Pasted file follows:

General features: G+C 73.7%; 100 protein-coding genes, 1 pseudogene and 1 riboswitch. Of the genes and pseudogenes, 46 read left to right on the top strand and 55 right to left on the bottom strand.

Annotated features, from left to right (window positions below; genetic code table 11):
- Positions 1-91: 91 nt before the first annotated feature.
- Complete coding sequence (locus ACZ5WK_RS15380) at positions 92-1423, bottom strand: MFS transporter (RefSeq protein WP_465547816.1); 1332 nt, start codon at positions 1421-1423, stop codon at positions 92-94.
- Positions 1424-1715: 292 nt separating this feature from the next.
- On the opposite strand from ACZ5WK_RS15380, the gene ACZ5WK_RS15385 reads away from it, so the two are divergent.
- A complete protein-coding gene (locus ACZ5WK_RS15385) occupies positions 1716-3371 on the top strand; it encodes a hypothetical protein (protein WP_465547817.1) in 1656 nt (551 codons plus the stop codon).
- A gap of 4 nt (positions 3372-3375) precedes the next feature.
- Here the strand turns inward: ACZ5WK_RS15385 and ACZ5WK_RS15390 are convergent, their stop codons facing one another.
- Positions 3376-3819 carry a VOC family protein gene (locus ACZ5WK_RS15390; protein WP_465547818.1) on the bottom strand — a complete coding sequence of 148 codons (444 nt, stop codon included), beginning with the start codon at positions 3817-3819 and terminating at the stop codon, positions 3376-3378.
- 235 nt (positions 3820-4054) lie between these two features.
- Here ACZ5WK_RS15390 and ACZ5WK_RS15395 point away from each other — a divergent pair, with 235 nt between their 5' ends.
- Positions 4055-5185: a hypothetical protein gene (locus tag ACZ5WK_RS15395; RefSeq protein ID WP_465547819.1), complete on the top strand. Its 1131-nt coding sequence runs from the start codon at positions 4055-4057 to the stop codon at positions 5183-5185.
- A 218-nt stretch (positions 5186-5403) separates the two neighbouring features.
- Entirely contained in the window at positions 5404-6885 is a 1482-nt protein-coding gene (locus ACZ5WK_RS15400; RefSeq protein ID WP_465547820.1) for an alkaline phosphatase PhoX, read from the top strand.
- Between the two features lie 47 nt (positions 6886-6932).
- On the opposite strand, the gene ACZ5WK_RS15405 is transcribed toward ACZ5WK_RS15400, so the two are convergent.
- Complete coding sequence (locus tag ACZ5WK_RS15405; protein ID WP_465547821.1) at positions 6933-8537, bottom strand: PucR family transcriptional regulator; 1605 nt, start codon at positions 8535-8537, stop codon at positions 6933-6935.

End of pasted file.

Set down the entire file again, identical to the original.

General features: G+C 73.7%; 100 protein-coding genes, 1 pseudogene and 1 riboswitch. Of the genes and pseudogenes, 46 read left to right on the top strand and 55 right to left on the bottom strand.

Annotated features, from left to right (window positions below; genetic code table 11):
- Positions 1-91: 91 nt before the first annotated feature.
- Complete coding sequence (locus ACZ5WK_RS15380) at positions 92-1423, bottom strand: MFS transporter (RefSeq protein WP_465547816.1); 1332 nt, start codon at positions 1421-1423, stop codon at positions 92-94.
- Positions 1424-1715: 292 nt separating this feature from the next.
- On the opposite strand from ACZ5WK_RS15380, the gene ACZ5WK_RS15385 reads away from it, so the two are divergent.
- A complete protein-coding gene (locus ACZ5WK_RS15385) occupies positions 1716-3371 on the top strand; it encodes a hypothetical protein (protein WP_465547817.1) in 1656 nt (551 codons plus the stop codon).
- A gap of 4 nt (positions 3372-3375) precedes the next feature.
- Here the strand turns inward: ACZ5WK_RS15385 and ACZ5WK_RS15390 are convergent, their stop codons facing one another.
- Positions 3376-3819 carry a VOC family protein gene (locus ACZ5WK_RS15390; protein WP_465547818.1) on the bottom strand — a complete coding sequence of 148 codons (444 nt, stop codon included), beginning with the start codon at positions 3817-3819 and terminating at the stop codon, positions 3376-3378.
- 235 nt (positions 3820-4054) lie between these two features.
- Here ACZ5WK_RS15390 and ACZ5WK_RS15395 point away from each other — a divergent pair, with 235 nt between their 5' ends.
- Positions 4055-5185: a hypothetical protein gene (locus tag ACZ5WK_RS15395; RefSeq protein ID WP_465547819.1), complete on the top strand. Its 1131-nt coding sequence runs from the start codon at positions 4055-4057 to the stop codon at positions 5183-5185.
- A 218-nt stretch (positions 5186-5403) separates the two neighbouring features.
- Entirely contained in the window at positions 5404-6885 is a 1482-nt protein-coding gene (locus ACZ5WK_RS15400; RefSeq protein ID WP_465547820.1) for an alkaline phosphatase PhoX, read from the top strand.
- Between the two features lie 47 nt (positions 6886-6932).
- On the opposite strand, the gene ACZ5WK_RS15405 is transcribed toward ACZ5WK_RS15400, so the two are convergent.
- Complete coding sequence (locus tag ACZ5WK_RS15405; protein ID WP_465547821.1) at positions 6933-8537, bottom strand: PucR family transcriptional regulator; 1605 nt, start codon at positions 8535-8537, stop codon at positions 6933-6935.